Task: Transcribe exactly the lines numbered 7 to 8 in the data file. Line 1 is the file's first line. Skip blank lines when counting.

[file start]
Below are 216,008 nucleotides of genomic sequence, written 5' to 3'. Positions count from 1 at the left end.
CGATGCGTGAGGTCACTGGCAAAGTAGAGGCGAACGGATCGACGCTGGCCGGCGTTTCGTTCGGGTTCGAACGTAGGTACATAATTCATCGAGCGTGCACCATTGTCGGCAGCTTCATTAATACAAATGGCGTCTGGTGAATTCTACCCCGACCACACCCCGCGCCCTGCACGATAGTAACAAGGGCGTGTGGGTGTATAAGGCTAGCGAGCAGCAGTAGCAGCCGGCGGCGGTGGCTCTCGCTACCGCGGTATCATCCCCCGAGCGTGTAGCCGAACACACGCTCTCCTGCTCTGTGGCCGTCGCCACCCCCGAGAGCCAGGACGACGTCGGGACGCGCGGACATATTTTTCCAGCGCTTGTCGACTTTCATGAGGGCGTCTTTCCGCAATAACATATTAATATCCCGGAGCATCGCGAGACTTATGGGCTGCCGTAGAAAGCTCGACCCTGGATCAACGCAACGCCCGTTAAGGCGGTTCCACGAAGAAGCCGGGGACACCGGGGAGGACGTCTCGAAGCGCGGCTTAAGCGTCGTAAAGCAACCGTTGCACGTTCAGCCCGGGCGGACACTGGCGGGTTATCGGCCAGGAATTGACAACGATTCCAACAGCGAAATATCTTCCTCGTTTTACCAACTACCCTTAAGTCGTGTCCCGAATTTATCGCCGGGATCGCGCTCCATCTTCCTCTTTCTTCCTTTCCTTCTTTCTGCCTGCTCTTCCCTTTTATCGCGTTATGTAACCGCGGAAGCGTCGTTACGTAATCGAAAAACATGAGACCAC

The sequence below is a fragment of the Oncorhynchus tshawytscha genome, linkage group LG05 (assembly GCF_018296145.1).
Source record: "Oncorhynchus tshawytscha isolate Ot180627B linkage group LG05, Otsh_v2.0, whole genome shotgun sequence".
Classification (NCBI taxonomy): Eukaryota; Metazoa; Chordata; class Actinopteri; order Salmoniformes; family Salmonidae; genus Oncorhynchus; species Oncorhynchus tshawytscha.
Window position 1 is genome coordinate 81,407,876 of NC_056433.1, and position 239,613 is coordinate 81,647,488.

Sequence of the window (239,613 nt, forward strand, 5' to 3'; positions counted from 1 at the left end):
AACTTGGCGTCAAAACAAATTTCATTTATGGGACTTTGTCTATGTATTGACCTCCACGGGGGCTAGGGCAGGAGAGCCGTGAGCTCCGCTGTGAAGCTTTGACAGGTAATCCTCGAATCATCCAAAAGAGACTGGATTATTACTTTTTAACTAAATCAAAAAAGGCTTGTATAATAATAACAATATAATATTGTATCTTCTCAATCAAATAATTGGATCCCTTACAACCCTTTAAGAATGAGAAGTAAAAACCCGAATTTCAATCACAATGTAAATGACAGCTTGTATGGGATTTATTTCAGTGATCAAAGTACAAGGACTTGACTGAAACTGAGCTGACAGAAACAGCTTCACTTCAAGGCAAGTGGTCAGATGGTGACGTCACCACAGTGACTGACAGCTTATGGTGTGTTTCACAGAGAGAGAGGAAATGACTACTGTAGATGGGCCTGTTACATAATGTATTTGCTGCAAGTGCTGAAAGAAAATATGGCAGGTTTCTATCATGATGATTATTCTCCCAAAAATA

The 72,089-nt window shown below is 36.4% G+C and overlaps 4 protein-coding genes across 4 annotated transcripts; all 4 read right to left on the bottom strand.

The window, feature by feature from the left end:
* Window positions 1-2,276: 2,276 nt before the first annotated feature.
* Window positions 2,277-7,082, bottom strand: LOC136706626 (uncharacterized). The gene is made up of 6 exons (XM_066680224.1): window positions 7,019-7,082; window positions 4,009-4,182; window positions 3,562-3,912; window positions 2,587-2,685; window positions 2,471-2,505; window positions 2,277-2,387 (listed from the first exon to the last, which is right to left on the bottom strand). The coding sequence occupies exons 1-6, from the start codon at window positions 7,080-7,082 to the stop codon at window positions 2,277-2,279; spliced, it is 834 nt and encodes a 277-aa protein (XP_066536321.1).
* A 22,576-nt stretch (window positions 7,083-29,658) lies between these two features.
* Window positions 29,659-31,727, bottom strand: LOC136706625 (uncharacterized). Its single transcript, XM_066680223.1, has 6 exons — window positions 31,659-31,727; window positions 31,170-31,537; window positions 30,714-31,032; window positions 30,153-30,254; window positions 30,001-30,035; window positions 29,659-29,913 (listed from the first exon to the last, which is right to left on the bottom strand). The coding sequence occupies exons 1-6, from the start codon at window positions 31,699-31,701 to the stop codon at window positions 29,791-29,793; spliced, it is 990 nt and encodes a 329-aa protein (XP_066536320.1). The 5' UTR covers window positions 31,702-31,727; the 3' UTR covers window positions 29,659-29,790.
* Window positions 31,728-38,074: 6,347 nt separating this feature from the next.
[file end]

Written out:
Sequence of the window (239,613 nt, forward strand, 5' to 3'; positions counted from 1 at the left end):
AACTTGGCGTCAAAACAAATTTCATTTATGGGACTTTGTCTATGTATTGACCTCCACGGGGGCTAGGGCAGGAGAGCCGTGAGCTCCGCTGTGAAGCTTTGACAGGTAATCCTCGAATCATCCAAAAGAGACTGGATTATTACTTTTTAACTAAATCAAAAAAGGCTTGTATAATAATAACAATATAATATTGTATCTTCTCAATCAAATAATTGGATCCCTTACAACCCTTTAAGAATGAGAAGTAAAAACCCGAATTTCAATCACAATGTAAATGACAGCTTGTATGGGATTTATTTCAGTGATCAAAGTACAAGGACTTGACTGAAACTGAGCTGACAGAAACAGCTTCACTTCAAGGCAAGTGGTCAGATGGTGACGTCACCACAGTGACTGACAGCTTATGGTGTGTTTCACAGAGAGAGAGGAAATGACTACTGTAGATGGGCCTGTTACATAATGTATTTGCTGCAAGTGCTGAAAGAAAATATGGCAGGTTTCTATCATGATGATTATTCTCCCAAAAATA